The barn raising at Heartbeet was a collective effort of the entire community that connected us to the North American ancestral farming traditions and provided an opportunity to recognize our collective community potential. The barn raising was a confirmation of a truly remarkable and important community building experience. I am thankful to be a part of such an incredible Community. Again, we welcome anyone and everyone who wish to open a new doorway to discovery: a place of honest work, friendship and understanding and an opportunity to cultivate a genuine love for the Heartbeet Barn…for many years to come!
Rewind to June 2013, Vermont hasn’t seen this much rain for over 100 years and what seemed like hilarious jokes about building an Ark instead of a community center are taking on a more serious tone every day! My finger crossing about 2014’s weather begin early in the year because even the tent that had offered shelter last year was lost to a gust of wind and I had to make a new plan.
If you’d seen the Machine Shed on Saturday June 28, you wouldn’t have believed the amount of machinery, buckets, wires, wood and random tractor parts that even Eric didn’t recognize that had strewn the floor just a week before, but when you move to community you quickly realize that miracles really can happen. Parker, Sam, Max, Jared and Lindsey can all be thanked for making a wonderful space in which to extend our arms in welcome to family and friends from near and wide.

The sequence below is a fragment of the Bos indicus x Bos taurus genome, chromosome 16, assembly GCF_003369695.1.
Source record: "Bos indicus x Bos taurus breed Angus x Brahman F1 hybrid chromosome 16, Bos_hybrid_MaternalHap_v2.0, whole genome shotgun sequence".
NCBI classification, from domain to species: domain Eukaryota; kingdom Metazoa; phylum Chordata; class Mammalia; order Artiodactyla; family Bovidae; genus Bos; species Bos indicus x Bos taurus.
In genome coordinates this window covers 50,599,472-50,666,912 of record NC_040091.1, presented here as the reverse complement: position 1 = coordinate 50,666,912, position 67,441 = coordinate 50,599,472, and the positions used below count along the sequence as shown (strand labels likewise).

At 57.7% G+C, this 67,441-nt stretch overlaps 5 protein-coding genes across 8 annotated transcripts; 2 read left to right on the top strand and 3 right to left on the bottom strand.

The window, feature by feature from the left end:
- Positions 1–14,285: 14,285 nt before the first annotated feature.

The Sun shined on us and baked our skins but it was the familiar faces that lit up our eyes and smiles, the stories, the music, the updates on Heartbeet’s non-stop year, for some – the first glimpses of Amber Rose in all its summer glory and visions of hope and expectation at the spot where our community center will stand. We ate like Kings and Queens, the kids swam in the pond, it was a hive of activity and celebration. This is what it’s like to have a family that you can’t count, to be surrounded by love and to really belong to this world, this is community, this is Heartbeet.
So many Thank You’s for everyone that made this happen; Pete Johnson, Patchwork Bakery, Buffalo Mountain Coop, GMR, The Flower Basket & Calkins and all the food donations, same time next year? Bring your umbrellas just in case but mostly just bring yourself!